- The 2019 Golden Globes nominations are announced. You Nerds, make a science fiction film for Barry Jenkins! “I believe that I now wish to develop aesthetically. I’d want to direct a science fiction picture. Denis Villeneuve’s films are among my favorites.”
- Vulture as the main character In an Interview with Colson Whitehead. The author of The Underground Railroad discusses Oprah’s praise, avoiding clichés in the “Southern Novel of Black Misery,” and whether or not being mature means never needing to be humorous again.
Making a TV show about slavery is enough to undo you. Ask Barry Jenkins
Barry Jenkins clearly recalls the moment he learned about the Underground Railroad for the very first time. The first time he heard such words, he was probably 5 or 6, and he recalls how it was “unimaginable” to him: “IsawBlack people riding trains that were underground.” He worked as a longshoreman and would always arrive at the port with his hard hat and tool belt on his back. Someone like him, I believed, was responsible for the construction of the Underground Railroad. “It was a great sensation since it was only about Black people and the concept of constructing things.” It would later become clear to the child that the name “Underground Railroad” was actually a slang word for a network of safe homes and passageways that slaves used to flee their tyrannical owners in the antebellum South.
This year’s highly anticipated “The Underground Railroad,” an Amazon limited series based on Colson Whitehead’s Pulitzer Prize-winning historical novel about a runway slave named Cora (Thuso Mbedu) and her desperate, often hellish quest for freedom as she flees the shackles of bondage, will bring Jenkins’ childhood vision of the railroad full circle.
- The author serves as an executive producer on the adaptation, which will debut on the streaming service on Friday, April 12.
- He was nominated for an Academy Award for best director for his work on the 2016 homosexual coming-of-age film, which went on to win the award for best picture.
- However, while Jenkins is clearly pleased with his accomplishment, he is also aware that “The Underground Railroad” represents the greatest risk of his professional life.
- Specifically, the filmmaker predicts that Black viewers, in particular, would have a more intense emotional response to the distressing content than other audiences.
- “That’s not what it’s about,” he remarked in an interview done through video conference from his home, during which he was both animated and softly reflective.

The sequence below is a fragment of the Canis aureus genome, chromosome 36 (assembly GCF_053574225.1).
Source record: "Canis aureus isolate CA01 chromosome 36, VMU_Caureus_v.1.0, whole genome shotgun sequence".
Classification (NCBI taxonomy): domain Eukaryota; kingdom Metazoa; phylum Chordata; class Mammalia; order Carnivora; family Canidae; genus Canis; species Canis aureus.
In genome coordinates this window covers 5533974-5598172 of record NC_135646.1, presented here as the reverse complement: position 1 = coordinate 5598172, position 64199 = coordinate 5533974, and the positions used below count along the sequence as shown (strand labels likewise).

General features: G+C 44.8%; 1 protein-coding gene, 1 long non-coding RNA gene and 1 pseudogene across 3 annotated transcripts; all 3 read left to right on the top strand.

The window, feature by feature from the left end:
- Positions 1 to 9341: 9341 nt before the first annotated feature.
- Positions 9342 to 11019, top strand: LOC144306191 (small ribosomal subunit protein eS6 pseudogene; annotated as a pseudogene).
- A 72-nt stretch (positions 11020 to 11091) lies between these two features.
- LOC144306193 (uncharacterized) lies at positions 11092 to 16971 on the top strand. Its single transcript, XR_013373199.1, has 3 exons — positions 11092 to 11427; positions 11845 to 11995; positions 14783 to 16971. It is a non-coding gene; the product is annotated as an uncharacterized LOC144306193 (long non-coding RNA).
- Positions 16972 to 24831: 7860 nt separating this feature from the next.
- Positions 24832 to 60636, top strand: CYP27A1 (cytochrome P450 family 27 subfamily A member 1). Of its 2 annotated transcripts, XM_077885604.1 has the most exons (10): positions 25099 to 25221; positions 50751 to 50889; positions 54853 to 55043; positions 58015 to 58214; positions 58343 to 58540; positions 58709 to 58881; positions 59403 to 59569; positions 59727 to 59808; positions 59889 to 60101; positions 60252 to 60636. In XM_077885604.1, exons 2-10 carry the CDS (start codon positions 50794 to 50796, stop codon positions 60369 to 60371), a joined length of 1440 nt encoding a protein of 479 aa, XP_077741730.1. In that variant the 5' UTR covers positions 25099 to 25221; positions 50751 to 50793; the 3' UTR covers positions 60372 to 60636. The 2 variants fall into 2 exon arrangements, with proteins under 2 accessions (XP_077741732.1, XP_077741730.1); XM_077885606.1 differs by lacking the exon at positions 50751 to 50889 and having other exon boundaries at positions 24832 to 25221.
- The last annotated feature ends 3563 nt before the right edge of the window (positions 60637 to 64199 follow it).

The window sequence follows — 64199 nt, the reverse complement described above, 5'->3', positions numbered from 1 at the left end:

- For the past 41 and a half years, this has been my life’s work.
- I’m not sure how to digest what I’ve just heard.
This is not the case in this instance.
‘That duty, that weight, it’s still on my shoulders.’ (Image courtesy of Atsushi Nishijima/Amazon Prime Video) Jenkins considers the project to be his destiny on the one hand.
Then I realized that I had to do it.” In addition, he was able to witness the practical manifestation of his early idea with the construction of an underground set at the Georgia State Railroad Museum in Savannah, Georgia.
“It needs to be authentic.
In order for the players to walk into the tunnel and touch the rails, they must be able to get down on their knees and touch the walls.
It would have been a mind-boggling experience.
The series is the latest in a long line of notable ventures that have combined America’s horrendous history of racial relations with elements of popular culture to great effect.
Black viewers have condemned the films “Them” and “Two Distant Strangers” in particular, labeling the painful imagery as “Black trauma porn” (trauma for black people).
There is a good chance that the premiere episode of “The Underground Railroad” will add additional gasoline to the fire.
Jenkins claims that black viewers had already expressed their opinions many weeks before the broadcast.
“Do we require any further photographs of this?” the query posed.
(Image courtesy of Kyle Kaplan/Amazon Studios) From the beginning, he was warned that he was about to walk into a minefield.
“However, I do not believe that the country will ever be prepared to look at photos from this period.” Despite this, all you’ve heard for the past four years has been the slogan ‘Make America Great Again.’ At least some of what America has done, particularly when it comes to individuals who look like me, has to be a result of wilful ignorance or erasure on their side.